Monday, June 2, 2014

June Phenology

Bluebird chicks- REK
June is bustin' out all over, accompanied and everything seems to be reproducing.  Male gold finch, and cardinals are in their brightest finery and the woodpeckers are feeding their young on nearby branches.  The first bluebirds have hatched and their parents are negotiating another nesting.  They likely will start a third and final family before the month ends.

Red fox  MDC
Young squirrels are everywhere, darting around in their new found freedom.  Little baby rabbits, showing more cute than smarts, are appearing along the lane, unaware yet of the dangers of wheels.  They need to be careful because foxes are also out, teaching their young kits to hunt.  Your chances of watching a family of foxes is far greater in town as they have adapted to civilization.  We have seen one twice in 18 years at the creek while urban friends watch them regularly in their back yards!

Fawn on a steep slope- REK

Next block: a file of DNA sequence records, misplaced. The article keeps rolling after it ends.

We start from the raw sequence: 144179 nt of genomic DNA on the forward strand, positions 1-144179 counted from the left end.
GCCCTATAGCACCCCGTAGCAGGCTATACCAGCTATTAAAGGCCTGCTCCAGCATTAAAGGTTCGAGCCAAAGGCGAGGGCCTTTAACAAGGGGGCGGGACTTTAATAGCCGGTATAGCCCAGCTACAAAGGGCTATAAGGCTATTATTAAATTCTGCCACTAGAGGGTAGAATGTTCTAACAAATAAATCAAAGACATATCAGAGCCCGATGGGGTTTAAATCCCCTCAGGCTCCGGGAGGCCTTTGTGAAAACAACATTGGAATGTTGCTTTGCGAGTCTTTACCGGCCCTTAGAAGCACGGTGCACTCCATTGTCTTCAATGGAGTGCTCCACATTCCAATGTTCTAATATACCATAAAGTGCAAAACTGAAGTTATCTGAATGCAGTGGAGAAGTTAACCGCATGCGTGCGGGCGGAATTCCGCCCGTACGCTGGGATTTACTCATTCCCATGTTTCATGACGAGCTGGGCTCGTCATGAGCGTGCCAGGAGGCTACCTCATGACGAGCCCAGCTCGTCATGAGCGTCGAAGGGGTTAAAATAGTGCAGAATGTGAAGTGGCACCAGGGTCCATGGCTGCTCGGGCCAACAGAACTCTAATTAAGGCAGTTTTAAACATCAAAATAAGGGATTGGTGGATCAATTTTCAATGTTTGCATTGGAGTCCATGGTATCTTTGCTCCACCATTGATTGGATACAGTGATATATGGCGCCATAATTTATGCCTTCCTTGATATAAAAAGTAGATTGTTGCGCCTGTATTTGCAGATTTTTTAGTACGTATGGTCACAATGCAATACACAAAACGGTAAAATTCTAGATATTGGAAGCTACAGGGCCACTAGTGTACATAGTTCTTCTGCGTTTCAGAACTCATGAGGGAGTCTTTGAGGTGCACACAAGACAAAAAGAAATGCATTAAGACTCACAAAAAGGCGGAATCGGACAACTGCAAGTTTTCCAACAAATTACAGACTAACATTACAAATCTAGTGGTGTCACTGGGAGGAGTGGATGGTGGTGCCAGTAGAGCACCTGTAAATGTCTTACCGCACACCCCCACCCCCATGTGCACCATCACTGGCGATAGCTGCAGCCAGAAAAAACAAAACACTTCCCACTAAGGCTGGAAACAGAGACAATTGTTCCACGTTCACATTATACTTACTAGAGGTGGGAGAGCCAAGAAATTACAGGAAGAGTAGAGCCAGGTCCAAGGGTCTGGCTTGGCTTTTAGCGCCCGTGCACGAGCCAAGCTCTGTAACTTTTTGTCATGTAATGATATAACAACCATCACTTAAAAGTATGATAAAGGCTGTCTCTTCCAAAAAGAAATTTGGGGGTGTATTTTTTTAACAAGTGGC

We have seen a lot of little spotted fawns the last week.  They are beyond the wobbly spindly legged stage now and able to run and climb but frequently are uncertain on where to head.  When we unwittingly startle them with a vehicle, they jump around in all directions, then bolt away.  Sometimes it is in a different direction from where the mother went, but she will be back soon to scold it about crossing the road.

Great spangled fritillary - Barnhart
Great spangled fritillaries are starting to reappear in large numbers, replacing the goatweed leafwings as the predominate orange butterfly of summer.  Tiny pearl crescents flutter through the grass and weeds, joined by wood satyrs and their cousins, the skippers.  Yesterday the brown and tan hackberry emperors were circling our heads.  They are drawn to humans for our sweat.




Ebony jewelwing - Joe Motto
Ebony jewelwings start appearing along the creek.  They tend to hunt from perches on low lying shrubs, their black wings held high above their backs.  Get close to one and in the right light you can make out the beautiful metallic green colors on its head.  Nearby dragonflies begin their restless patrolling, snatching the fresh mosquito hatches from the air.

Yucca flower and its moth - REK
The flowering spikes of yuccas shoot up three feet, seemingly over night.  Soon the white blossoms will open up, ready to host their pollinator, the yucca moth.   Finding this little white moth, which the yucca requires to reproduce, demands patient inspection of all the white flowers but is worth the effort.

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